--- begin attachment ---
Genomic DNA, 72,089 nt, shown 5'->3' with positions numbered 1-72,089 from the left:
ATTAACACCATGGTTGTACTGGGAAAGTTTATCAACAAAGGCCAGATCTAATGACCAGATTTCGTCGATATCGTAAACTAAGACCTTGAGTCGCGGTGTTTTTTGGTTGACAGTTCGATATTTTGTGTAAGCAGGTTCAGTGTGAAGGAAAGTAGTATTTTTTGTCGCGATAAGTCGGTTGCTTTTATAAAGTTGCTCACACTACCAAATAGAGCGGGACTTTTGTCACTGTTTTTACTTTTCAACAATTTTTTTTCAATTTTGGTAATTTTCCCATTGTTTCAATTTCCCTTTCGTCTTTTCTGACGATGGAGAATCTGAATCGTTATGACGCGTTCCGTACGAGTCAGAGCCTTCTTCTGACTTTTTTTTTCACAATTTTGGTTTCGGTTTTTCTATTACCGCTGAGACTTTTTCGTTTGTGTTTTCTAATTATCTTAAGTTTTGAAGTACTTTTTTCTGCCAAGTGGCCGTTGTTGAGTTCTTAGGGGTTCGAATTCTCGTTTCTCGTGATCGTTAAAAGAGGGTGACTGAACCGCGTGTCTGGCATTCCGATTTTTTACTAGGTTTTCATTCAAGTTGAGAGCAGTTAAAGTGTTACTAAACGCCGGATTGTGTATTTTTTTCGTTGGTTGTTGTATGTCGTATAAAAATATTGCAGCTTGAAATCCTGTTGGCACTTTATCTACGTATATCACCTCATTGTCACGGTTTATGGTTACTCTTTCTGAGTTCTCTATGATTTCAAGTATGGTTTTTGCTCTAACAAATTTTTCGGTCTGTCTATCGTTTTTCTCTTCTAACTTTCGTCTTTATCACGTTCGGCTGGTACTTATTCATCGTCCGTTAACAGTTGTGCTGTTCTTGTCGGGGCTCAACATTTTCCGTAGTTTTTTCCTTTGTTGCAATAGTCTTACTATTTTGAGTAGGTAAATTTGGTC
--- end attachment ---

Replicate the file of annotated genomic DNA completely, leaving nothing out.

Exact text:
Genomic DNA, 72,089 nt, shown 5'->3' with positions numbered 1-72,089 from the left:
ATTAACACCATGGTTGTACTGGGAAAGTTTATCAACAAAGGCCAGATCTAATGACCAGATTTCGTCGATATCGTAAACTAAGACCTTGAGTCGCGGTGTTTTTTGGTTGACAGTTCGATATTTTGTGTAAGCAGGTTCAGTGTGAAGGAAAGTAGTATTTTTTGTCGCGATAAGTCGGTTGCTTTTATAAAGTTGCTCACACTACCAAATAGAGCGGGACTTTTGTCACTGTTTTTACTTTTCAACAATTTTTTTTCAATTTTGGTAATTTTCCCATTGTTTCAATTTCCCTTTCGTCTTTTCTGACGATGGAGAATCTGAATCGTTATGACGCGTTCCGTACGAGTCAGAGCCTTCTTCTGACTTTTTTTTTCACAATTTTGGTTTCGGTTTTTCTATTACCGCTGAGACTTTTTCGTTTGTGTTTTCTAATTATCTTAAGTTTTGAAGTACTTTTTTCTGCCAAGTGGCCGTTGTTGAGTTCTTAGGGGTTCGAATTCTCGTTTCTCGTGATCGTTAAAAGAGGGTGACTGAACCGCGTGTCTGGCATTCCGATTTTTTACTAGGTTTTCATTCAAGTTGAGAGCAGTTAAAGTGTTACTAAACGCCGGATTGTGTATTTTTTTCGTTGGTTGTTGTATGTCGTATAAAAATATTGCAGCTTGAAATCCTGTTGGCACTTTATCTACGTATATCACCTCATTGTCACGGTTTATGGTTACTCTTTCTGAGTTCTCTATGATTTCAAGTATGGTTTTTGCTCTAACAAATTTTTCGGTCTGTCTATCGTTTTTCTCTTCTAACTTTCGTCTTTATCACGTTCGGCTGGTACTTATTCATCGTCCGTTAACAGTTGTGCTGTTCTTGTCGGGGCTCAACATTTTCCGTAGTTTTTTCCTTTGTTGCAATAGTCTTACTATTTTGAGTAGGTAAATTTGGTC